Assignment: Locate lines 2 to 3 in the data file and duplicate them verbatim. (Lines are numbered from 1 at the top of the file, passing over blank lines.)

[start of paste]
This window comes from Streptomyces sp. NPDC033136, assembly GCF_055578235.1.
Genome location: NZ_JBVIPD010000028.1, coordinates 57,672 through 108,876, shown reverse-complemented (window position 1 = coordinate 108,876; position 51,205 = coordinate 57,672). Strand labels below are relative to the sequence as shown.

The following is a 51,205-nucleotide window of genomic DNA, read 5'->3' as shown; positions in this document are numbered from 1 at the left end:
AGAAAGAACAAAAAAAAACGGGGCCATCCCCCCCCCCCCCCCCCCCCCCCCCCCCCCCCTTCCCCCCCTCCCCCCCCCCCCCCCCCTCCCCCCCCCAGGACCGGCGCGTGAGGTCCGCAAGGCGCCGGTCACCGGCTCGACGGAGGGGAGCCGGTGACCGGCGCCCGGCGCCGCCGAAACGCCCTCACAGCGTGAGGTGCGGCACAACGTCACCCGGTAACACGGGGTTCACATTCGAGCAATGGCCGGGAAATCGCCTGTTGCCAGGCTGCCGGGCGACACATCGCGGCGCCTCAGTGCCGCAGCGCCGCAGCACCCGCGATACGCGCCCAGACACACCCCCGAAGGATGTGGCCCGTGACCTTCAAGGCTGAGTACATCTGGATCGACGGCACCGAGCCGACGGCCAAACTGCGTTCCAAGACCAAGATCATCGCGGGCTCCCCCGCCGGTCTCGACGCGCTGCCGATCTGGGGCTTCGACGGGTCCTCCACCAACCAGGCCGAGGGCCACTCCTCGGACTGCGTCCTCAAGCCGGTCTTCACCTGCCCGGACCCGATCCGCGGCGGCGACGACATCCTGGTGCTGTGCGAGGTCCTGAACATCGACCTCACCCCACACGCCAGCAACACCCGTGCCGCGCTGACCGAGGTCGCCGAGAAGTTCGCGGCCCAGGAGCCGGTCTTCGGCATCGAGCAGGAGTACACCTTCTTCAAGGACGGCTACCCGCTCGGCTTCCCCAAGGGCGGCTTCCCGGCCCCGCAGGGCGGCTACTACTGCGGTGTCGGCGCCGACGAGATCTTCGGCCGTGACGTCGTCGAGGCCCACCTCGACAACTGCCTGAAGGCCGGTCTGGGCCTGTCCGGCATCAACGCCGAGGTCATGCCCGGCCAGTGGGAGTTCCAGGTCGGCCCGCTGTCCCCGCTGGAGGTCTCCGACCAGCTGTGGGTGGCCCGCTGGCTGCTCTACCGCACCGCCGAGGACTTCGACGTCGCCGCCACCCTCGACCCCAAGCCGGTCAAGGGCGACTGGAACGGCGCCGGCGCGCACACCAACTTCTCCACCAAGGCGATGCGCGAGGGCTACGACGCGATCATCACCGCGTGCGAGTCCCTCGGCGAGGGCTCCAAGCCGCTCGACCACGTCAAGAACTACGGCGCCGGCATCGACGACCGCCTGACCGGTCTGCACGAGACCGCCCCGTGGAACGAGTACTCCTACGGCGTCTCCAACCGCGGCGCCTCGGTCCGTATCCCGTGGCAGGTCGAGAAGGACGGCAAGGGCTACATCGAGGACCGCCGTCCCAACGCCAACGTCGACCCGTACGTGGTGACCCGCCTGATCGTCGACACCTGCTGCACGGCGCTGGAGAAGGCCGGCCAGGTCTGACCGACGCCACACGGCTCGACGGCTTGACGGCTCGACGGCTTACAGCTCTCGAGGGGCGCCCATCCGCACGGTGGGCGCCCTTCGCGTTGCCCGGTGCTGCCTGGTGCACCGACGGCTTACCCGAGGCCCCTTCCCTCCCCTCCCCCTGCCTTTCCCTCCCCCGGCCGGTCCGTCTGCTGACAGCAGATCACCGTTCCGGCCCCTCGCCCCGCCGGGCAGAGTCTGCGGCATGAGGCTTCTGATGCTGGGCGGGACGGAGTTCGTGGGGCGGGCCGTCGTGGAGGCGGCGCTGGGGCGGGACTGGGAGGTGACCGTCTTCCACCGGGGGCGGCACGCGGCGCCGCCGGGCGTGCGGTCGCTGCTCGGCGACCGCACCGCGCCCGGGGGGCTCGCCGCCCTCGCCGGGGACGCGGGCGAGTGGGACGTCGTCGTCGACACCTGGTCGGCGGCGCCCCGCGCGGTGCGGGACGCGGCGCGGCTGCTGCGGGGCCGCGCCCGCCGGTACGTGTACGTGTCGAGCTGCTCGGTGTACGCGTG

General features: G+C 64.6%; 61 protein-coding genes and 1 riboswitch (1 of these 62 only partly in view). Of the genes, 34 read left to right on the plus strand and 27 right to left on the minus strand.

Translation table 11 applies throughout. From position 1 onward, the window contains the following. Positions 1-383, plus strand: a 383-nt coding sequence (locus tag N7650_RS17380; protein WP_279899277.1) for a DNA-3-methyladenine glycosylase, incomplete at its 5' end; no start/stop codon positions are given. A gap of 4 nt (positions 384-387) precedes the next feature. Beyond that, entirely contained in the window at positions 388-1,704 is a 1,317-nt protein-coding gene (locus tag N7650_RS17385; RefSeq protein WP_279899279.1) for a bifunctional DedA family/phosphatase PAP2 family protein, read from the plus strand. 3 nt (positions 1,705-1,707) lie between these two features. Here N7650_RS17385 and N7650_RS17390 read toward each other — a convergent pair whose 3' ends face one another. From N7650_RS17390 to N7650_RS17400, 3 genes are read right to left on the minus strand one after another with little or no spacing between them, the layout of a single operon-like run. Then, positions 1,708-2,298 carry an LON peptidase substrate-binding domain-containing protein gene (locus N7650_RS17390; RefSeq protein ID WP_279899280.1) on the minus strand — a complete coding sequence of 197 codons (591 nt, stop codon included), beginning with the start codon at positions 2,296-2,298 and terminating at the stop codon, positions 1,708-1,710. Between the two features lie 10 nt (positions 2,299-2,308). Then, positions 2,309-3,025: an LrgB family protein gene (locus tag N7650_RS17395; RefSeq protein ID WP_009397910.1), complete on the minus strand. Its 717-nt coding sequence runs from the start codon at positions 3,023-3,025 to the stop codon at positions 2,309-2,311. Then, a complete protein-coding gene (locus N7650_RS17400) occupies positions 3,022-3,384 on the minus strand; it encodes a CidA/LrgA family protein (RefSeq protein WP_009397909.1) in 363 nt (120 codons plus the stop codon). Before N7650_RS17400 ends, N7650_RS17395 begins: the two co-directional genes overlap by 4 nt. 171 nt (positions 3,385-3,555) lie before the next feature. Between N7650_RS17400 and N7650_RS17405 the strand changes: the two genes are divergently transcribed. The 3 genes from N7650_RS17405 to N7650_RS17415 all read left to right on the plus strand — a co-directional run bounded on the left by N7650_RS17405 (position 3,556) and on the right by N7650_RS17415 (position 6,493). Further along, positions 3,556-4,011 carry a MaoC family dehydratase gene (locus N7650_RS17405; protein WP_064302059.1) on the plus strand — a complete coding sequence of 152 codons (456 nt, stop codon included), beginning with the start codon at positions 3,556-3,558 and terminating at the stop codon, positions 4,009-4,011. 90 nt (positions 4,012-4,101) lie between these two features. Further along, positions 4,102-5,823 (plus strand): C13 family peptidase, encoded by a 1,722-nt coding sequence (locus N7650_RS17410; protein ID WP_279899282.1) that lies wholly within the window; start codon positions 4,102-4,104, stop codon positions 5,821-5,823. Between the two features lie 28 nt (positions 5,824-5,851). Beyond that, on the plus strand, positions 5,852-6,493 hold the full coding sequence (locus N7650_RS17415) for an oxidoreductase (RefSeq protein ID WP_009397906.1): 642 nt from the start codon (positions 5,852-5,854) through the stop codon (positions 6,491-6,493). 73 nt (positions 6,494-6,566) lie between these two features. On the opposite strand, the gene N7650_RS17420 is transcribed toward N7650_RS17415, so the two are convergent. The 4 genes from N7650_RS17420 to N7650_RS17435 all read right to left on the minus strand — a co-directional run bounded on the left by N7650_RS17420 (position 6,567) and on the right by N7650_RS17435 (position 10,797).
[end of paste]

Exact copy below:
Genome location: NZ_JBVIPD010000028.1, coordinates 57,672 through 108,876, shown reverse-complemented (window position 1 = coordinate 108,876; position 51,205 = coordinate 57,672). Strand labels below are relative to the sequence as shown.

The following is a 51,205-nucleotide window of genomic DNA, read 5'->3' as shown; positions in this document are numbered from 1 at the left end: